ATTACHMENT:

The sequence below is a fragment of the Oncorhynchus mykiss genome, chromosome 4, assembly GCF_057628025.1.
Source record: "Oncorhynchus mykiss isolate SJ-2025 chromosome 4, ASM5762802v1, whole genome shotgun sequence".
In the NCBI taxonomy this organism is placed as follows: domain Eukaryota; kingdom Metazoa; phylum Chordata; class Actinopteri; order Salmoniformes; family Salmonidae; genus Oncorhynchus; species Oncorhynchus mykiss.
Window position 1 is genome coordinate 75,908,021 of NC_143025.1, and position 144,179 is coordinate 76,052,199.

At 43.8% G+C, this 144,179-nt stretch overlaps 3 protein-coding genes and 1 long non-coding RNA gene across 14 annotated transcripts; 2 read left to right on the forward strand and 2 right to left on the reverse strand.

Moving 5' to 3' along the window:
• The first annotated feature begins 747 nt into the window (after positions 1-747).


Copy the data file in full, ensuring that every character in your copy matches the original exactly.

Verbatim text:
The sequence below is a fragment of the Oncorhynchus mykiss genome, chromosome 4, assembly GCF_057628025.1.
Source record: "Oncorhynchus mykiss isolate SJ-2025 chromosome 4, ASM5762802v1, whole genome shotgun sequence".
In the NCBI taxonomy this organism is placed as follows: domain Eukaryota; kingdom Metazoa; phylum Chordata; class Actinopteri; order Salmoniformes; family Salmonidae; genus Oncorhynchus; species Oncorhynchus mykiss.
Window position 1 is genome coordinate 75,908,021 of NC_143025.1, and position 144,179 is coordinate 76,052,199.

At 43.8% G+C, this 144,179-nt stretch overlaps 3 protein-coding genes and 1 long non-coding RNA gene across 14 annotated transcripts; 2 read left to right on the forward strand and 2 right to left on the reverse strand.

Moving 5' to 3' along the window:
• The first annotated feature begins 747 nt into the window (after positions 1-747).